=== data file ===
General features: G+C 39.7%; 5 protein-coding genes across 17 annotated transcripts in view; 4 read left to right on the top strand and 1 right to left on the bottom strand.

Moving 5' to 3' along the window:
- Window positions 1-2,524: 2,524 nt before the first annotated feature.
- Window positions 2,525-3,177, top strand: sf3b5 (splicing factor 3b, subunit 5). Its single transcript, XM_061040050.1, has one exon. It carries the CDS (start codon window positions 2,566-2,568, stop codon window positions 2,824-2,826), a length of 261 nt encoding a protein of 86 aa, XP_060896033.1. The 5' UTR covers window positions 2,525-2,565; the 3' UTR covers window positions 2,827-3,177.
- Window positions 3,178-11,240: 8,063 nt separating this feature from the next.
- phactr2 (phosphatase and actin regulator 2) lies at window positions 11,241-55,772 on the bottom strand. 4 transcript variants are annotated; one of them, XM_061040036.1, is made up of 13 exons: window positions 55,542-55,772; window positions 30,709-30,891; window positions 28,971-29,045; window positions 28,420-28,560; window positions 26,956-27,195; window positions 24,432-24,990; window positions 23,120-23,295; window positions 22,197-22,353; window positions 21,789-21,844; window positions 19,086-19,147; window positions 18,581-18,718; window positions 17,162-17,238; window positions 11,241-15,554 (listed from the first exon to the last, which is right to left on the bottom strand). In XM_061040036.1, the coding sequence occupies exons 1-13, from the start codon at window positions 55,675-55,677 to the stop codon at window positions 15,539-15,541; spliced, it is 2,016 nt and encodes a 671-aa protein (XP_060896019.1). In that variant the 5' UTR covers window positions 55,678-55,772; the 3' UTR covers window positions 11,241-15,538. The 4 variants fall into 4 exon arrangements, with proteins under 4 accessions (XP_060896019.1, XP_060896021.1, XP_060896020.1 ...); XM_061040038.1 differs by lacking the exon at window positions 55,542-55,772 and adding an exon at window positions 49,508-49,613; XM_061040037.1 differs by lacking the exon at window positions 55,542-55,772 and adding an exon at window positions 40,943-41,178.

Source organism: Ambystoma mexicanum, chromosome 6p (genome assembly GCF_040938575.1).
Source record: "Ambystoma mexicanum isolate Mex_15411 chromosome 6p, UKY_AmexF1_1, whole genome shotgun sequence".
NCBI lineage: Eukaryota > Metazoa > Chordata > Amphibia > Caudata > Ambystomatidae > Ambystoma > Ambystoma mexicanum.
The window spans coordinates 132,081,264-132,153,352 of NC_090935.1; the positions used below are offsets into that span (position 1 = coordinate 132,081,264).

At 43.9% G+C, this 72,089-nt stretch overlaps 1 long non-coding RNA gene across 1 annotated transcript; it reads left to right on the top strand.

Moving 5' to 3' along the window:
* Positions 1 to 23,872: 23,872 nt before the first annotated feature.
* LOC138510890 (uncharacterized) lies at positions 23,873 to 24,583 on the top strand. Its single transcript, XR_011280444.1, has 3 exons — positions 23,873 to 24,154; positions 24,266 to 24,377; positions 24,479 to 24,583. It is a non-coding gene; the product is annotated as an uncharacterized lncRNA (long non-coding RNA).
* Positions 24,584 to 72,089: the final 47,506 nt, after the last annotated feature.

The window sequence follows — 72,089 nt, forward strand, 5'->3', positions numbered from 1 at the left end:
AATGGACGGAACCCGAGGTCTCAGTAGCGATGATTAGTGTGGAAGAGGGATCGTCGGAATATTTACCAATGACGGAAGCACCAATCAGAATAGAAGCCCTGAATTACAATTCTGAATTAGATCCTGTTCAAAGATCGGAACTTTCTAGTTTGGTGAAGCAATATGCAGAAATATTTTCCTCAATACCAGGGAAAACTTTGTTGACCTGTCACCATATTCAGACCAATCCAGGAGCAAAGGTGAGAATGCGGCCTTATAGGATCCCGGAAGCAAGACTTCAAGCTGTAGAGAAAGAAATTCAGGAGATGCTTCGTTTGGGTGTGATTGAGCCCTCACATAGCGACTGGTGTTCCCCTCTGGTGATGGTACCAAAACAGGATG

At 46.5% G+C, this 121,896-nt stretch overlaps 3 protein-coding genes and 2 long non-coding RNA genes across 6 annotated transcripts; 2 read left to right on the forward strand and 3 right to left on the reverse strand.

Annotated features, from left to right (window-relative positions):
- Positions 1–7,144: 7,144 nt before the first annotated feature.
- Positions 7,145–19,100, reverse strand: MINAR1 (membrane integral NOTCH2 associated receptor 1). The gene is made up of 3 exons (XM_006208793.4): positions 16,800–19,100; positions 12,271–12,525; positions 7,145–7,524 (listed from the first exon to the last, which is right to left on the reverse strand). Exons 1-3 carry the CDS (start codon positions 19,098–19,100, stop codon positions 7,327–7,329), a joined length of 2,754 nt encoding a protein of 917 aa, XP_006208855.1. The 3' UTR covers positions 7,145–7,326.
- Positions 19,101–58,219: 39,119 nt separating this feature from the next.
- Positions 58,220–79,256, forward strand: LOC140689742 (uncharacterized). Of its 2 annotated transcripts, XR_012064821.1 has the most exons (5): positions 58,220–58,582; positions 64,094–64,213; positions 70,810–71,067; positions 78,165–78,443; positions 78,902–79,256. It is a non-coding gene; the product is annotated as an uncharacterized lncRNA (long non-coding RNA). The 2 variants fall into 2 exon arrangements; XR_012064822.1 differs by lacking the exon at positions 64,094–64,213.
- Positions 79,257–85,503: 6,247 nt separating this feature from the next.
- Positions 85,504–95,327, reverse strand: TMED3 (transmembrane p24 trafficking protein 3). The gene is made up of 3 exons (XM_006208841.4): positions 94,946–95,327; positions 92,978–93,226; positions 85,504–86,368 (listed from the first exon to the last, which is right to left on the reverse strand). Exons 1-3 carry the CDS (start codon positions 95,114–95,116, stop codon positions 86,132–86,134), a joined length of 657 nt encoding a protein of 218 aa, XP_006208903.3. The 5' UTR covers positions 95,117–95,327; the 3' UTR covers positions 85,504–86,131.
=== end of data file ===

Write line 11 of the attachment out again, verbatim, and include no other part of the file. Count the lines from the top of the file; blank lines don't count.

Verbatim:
At 43.9% G+C, this 72,089-nt stretch overlaps 1 long non-coding RNA gene across 1 annotated transcript; it reads left to right on the top strand.